As missions grow more complex and daring, the concept of autonomous systems gains more importance. One of the most innovative missions is related to lunar lava tube exploration. Those volcanic architectures should be a natural shelter for the future manned mission in the equatorial sector of the Moon. Nevertheless, direct communication between Earth and the inside of the lava tube is difficult. Therefore, the robotic precursor exploration mission should be autonomous. The systems should move in an unknown environment, plan their tasks autonomously, decide the best course of action given their available resources, and communicate their results back to Earth. The aim of this study, conducted by Politecnico di Torino and ISAE­SUPAERO, is to define a structure that links operations, hierarchical task planning, path planning, localization and mapping to provide autonomous navigation capabilities for the lava tube exploration. The case study is a rover and a drone tested during the IGLUNA ESALab@CH Field Campaign, an activity coordinated by Space Innovation(Previous Swiss Space Center). The rover mission should explore an unknown environment reaching different targets. The rover is equipped with a LiDAR and two cameras, one for obstacle avoidance and one for mapping and localizing. The mission set­up will be similar to the one designed for exploring the lava tubes where a series of rovers and thruster­flying/hopping bots will join forces to provide information on their environment to a control centre. Therefore, during the analogue mission, the rover will be helped by a small drone, equipped with a tracking camera and LiDAR, capable of performing short flights of a few minutes to simulate the lunar bot. The systems will be in contact with a control centre far from the testing field. Moreover, the communication set­up will emulate a lunar one in bandwidth and communication delay. The tasks processed by the rover will be split between the two systems. The drone will provide a global map to the rover. This map will define the goals and provide their position with respect to the rover starting point. A hierarchical task planner would then acquire the list of goals and evaluate the best plan to reach them while monitoring both systems available resources. It will monitor the mission execution, avoid obstacles, and the number path or plan re­evaluations.In this paper, the hierarchical task planner’s performance and its integration with the mapping, path planning, and path execution modules will be presented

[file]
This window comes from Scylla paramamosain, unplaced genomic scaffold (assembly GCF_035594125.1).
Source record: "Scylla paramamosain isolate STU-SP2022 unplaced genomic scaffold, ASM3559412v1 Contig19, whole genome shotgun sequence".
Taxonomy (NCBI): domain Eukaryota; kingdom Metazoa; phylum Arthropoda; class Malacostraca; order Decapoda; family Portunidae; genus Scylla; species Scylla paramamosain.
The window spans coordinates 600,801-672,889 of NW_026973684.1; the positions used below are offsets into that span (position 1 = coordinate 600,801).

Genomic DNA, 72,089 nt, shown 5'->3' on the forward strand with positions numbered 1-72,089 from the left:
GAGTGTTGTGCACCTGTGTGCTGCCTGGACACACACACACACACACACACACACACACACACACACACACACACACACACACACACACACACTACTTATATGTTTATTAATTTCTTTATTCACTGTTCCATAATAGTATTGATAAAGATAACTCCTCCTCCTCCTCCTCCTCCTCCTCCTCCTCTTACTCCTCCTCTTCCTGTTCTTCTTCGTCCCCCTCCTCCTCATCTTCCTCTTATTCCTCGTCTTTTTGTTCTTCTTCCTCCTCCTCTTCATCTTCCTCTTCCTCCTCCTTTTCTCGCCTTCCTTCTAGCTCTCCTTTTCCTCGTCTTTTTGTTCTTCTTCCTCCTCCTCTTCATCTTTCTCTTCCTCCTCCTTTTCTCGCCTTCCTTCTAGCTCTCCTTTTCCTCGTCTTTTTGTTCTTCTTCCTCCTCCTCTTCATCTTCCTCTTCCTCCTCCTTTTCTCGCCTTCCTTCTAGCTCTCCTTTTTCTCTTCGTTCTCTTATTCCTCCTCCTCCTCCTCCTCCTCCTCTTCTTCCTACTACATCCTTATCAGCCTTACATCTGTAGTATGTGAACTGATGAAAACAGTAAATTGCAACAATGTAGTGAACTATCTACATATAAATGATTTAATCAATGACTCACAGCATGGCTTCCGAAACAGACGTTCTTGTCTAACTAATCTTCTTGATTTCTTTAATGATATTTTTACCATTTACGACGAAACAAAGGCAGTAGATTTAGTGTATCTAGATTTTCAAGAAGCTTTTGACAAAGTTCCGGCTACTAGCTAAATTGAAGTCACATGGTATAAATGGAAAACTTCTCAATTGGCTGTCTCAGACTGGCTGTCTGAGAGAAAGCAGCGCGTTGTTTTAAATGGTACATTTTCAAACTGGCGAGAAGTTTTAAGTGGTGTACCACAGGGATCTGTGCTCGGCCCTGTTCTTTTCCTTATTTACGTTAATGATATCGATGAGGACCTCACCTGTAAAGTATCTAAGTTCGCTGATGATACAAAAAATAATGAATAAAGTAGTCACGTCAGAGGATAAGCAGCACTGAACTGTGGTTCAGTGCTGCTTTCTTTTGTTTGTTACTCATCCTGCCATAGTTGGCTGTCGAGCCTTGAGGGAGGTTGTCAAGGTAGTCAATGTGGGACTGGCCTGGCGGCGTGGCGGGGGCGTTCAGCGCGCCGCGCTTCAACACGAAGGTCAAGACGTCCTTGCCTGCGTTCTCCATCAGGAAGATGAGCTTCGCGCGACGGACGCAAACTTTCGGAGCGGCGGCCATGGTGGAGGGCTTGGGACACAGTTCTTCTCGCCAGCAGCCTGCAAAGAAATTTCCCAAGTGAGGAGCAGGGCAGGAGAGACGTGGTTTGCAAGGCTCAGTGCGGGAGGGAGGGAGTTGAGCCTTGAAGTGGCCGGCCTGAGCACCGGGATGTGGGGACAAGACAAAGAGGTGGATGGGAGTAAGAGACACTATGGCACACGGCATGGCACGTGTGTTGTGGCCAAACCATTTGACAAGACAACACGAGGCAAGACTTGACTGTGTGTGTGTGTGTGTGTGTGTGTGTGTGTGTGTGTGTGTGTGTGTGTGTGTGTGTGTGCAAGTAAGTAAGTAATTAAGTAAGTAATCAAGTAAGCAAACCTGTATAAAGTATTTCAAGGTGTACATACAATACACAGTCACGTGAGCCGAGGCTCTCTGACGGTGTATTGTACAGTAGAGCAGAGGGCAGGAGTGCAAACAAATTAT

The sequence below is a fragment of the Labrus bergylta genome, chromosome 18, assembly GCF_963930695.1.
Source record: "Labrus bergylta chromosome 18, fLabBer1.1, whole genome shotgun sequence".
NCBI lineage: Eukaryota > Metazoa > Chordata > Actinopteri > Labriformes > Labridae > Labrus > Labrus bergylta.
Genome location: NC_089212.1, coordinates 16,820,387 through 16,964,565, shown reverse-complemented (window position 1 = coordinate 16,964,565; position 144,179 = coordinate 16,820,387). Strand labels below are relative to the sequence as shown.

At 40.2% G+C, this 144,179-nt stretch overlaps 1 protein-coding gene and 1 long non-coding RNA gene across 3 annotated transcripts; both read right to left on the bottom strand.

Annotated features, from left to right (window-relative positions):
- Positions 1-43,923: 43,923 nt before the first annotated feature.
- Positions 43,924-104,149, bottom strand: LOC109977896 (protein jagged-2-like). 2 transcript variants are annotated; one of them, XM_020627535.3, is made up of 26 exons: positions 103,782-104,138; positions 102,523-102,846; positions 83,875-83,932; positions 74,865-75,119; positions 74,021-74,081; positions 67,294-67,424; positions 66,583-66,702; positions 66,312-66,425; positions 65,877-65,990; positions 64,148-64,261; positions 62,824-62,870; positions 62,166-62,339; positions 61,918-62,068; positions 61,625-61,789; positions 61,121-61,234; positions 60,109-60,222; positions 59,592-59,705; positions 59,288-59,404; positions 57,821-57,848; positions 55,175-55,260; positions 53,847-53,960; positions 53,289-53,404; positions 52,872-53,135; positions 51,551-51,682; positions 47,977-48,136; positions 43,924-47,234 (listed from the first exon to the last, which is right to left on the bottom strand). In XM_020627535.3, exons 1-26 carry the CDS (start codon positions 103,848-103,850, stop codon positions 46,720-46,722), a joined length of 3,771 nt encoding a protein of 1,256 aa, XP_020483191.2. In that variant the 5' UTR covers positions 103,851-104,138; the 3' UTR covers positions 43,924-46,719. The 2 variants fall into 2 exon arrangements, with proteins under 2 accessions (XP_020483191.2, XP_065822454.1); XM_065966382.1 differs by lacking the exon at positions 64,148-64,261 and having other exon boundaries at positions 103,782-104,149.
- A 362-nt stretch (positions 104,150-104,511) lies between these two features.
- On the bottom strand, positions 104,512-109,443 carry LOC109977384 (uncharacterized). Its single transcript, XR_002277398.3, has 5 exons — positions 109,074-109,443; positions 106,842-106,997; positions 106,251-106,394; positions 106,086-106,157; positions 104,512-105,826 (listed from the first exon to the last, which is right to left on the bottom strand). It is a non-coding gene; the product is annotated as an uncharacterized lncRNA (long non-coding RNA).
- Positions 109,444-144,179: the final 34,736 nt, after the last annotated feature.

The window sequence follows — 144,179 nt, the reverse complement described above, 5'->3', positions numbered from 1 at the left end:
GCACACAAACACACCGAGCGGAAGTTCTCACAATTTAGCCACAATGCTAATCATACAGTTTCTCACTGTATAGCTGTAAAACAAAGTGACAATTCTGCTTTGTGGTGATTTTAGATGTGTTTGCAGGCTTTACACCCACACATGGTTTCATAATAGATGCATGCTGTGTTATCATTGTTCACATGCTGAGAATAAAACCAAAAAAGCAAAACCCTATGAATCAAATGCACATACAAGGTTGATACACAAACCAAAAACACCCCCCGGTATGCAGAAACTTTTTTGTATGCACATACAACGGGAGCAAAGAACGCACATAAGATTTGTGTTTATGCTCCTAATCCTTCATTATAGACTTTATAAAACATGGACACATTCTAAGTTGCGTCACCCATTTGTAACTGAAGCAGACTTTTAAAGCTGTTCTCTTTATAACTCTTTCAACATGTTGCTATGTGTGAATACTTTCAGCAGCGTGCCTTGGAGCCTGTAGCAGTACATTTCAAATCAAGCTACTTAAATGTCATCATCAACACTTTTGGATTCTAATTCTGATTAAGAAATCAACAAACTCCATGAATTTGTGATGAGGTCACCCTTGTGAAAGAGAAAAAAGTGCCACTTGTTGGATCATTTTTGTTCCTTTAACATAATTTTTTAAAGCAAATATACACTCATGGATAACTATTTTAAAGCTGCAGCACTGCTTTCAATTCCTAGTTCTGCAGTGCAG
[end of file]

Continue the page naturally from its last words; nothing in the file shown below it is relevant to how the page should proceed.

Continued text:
File in questo prodotto:
File Dimensione Formato  
IAC2021___Paper___Rover_Operations_JR_NV__SLD__Copy_ (5).pdf

non disponibili

Descrizione: Articolo principale
Tipologia: 2a Post-print versione editoriale / Version of Record
Licenza: Non Pubblico - Accesso privato/ristretto
Dimensione 6.11 MB
Formato Adobe PDF
6.11 MB Adobe PDF   Visualizza/Apri   Richiedi una copia
IAC-21,D1,4A,4,x63884.brief.pdf

accesso aperto

Tipologia: Abstract
Licenza: PUBBLICO - Tutti i diritti riservati
Dimensione 36.54 kB
Formato Adobe PDF
36.54 kB Adobe PDF Visualizza/Apri
Pubblicazioni consigliate

I documenti in IRIS sono protetti da copyright e tutti i diritti sono riservati, salvo diversa indicazione.

Utilizza questo identificativo per citare o creare un link a questo documento: https://hdl.handle.net/11583/2935111